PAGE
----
Ghana i/ˈɡɑːnə/, officially the Republic of Ghana, is a country in West Africa. It is bordered by Ivory Coast to the west, Burkina Faso to the north, Togo to the east, and the Gulf of Guinea to the south. The word Ghana means "Warrior King" and is derived from the ancient Ghana Empire.
Ghana was inhabited in pre-colonial times by a number of ancient predominantly Akan kingdoms, including the inland Ashanti Empire, the Akwamu, the Akyem, the Bonoman, the Denkyira, and the Fante among others. Non-Akan states created by the Ga also existed as did states by the Dagomba. Prior to contact with Europeans trade between the Akan and various African states flourished due to Akan gold wealth. Trade with European states began after contact with the Portuguese in the 15th century, and the British established the Gold Coast Crown colony in 1874 over parts but not all of the country.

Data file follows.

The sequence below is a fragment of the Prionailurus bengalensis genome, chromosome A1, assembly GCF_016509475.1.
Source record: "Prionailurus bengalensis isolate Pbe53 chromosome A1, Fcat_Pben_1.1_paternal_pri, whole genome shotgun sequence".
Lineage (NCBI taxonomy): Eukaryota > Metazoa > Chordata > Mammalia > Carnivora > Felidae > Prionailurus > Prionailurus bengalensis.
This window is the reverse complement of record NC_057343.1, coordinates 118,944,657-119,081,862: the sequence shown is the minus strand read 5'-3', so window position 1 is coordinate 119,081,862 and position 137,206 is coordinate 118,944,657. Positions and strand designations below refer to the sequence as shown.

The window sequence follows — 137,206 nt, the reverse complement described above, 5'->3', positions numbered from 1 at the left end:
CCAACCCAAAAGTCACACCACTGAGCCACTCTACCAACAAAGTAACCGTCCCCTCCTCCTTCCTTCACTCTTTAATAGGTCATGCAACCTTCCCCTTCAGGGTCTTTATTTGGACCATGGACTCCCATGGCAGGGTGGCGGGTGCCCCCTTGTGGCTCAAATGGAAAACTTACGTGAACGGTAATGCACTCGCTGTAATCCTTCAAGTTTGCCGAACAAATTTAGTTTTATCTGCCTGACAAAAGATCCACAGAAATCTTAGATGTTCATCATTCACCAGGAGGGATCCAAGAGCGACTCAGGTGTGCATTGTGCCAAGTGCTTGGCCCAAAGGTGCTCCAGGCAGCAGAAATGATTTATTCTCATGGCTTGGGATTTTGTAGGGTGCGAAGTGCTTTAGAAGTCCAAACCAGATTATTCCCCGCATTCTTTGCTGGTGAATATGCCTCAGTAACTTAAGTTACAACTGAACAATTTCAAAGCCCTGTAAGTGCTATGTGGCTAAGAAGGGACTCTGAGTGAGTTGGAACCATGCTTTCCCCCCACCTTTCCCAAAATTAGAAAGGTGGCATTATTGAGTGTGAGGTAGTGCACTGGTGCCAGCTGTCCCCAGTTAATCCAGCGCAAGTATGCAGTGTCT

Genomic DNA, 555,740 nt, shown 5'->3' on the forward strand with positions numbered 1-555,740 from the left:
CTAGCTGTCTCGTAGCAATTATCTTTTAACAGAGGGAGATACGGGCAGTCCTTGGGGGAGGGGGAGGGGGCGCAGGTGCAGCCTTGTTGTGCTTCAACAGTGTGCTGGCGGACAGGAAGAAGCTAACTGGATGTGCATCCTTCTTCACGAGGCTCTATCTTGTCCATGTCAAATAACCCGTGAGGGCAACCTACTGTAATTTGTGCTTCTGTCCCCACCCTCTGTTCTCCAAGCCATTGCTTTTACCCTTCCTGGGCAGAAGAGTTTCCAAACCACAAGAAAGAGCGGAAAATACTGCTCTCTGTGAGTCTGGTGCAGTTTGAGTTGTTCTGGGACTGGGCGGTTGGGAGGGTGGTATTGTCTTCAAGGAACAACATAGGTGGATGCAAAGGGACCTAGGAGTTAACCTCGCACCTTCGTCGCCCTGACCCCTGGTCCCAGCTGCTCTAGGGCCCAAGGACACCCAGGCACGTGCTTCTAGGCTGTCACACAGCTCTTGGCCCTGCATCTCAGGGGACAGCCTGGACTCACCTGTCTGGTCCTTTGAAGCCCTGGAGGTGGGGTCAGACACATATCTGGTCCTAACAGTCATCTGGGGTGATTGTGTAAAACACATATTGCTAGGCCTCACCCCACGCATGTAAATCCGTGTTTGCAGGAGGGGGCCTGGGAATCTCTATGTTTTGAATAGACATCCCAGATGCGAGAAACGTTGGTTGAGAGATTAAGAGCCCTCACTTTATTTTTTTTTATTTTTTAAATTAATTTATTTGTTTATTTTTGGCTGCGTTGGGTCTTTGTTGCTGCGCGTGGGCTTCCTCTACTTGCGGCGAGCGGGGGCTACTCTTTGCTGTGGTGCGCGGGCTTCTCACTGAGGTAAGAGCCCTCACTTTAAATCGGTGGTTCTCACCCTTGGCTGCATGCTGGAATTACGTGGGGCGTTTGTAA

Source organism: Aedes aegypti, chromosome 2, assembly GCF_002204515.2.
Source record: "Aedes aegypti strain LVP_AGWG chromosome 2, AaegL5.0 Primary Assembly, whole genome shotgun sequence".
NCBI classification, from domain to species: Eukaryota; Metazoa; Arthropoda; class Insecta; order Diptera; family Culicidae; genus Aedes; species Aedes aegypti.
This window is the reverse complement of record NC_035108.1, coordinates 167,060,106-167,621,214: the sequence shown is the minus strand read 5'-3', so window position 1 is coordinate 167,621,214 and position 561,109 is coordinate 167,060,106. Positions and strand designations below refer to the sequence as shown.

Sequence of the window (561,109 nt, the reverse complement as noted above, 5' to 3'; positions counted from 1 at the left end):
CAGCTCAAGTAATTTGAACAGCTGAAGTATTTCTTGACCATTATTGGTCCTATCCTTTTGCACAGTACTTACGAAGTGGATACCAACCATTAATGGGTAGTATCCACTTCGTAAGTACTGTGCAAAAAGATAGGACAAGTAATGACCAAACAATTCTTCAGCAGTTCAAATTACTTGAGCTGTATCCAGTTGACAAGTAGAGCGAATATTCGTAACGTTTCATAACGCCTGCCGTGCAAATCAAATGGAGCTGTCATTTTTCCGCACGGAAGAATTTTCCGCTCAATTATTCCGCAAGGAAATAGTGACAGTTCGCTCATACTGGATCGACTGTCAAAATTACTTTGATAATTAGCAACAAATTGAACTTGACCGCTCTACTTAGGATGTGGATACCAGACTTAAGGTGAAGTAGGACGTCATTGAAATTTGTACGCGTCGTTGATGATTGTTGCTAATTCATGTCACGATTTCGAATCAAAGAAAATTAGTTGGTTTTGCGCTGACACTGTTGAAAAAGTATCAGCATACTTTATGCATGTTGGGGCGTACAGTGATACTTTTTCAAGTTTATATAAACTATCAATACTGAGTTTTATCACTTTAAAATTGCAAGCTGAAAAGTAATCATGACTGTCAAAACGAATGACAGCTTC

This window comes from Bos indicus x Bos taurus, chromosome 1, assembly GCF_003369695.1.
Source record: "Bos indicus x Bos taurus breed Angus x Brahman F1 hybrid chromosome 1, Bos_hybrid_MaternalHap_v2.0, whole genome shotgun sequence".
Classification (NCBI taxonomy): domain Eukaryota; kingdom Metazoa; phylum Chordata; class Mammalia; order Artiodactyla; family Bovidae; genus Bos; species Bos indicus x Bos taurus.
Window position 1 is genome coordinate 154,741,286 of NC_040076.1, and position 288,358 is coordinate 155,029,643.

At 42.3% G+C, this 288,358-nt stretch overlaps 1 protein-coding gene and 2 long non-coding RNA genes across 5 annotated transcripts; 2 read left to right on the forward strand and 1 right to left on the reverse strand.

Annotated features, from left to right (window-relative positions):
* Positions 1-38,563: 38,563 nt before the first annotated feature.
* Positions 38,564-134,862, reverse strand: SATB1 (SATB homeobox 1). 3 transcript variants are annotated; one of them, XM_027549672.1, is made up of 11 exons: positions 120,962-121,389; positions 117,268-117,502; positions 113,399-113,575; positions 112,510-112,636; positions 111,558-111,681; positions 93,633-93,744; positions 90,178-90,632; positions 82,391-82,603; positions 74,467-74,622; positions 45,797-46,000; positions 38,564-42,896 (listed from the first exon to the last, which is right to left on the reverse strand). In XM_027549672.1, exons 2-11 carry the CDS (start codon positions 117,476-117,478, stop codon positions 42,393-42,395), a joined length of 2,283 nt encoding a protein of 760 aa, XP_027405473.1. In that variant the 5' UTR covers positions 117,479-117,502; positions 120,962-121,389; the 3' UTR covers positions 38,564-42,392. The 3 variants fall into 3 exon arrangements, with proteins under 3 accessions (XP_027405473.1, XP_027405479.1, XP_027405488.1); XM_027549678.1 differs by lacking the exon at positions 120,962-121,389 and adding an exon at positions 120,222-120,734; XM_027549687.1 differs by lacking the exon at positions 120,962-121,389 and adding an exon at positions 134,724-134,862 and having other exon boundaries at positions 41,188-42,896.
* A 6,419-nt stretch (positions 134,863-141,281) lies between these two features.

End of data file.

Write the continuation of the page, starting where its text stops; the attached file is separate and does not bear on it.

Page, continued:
The Gold Coast achieved independence from the United Kingdom in 1957, becoming the first sub-Saharan African nation to do so, from European colonialism. The name Ghana was chosen for the new nation to reflect the ancient Empire of Ghana, which once extended throughout much of west Africa.
Ghana is a member of the South Atlantic Peace and Cooperation Zone, the United Nations, the Commonwealth of Nations, the African Union, the Economic Community of West African States, and an associate member of La Francophonie. Ghana is one of the largest cocoa producers in the world, and is also home to Lake Volta, the largest artificial lake in the world by surface area.
Famous quotes containing the word ghana:
“While the rest of the world has been improving technology, Ghana has been improving the quality of mans humanity to man.”
—Maya Angelou (b. 1928)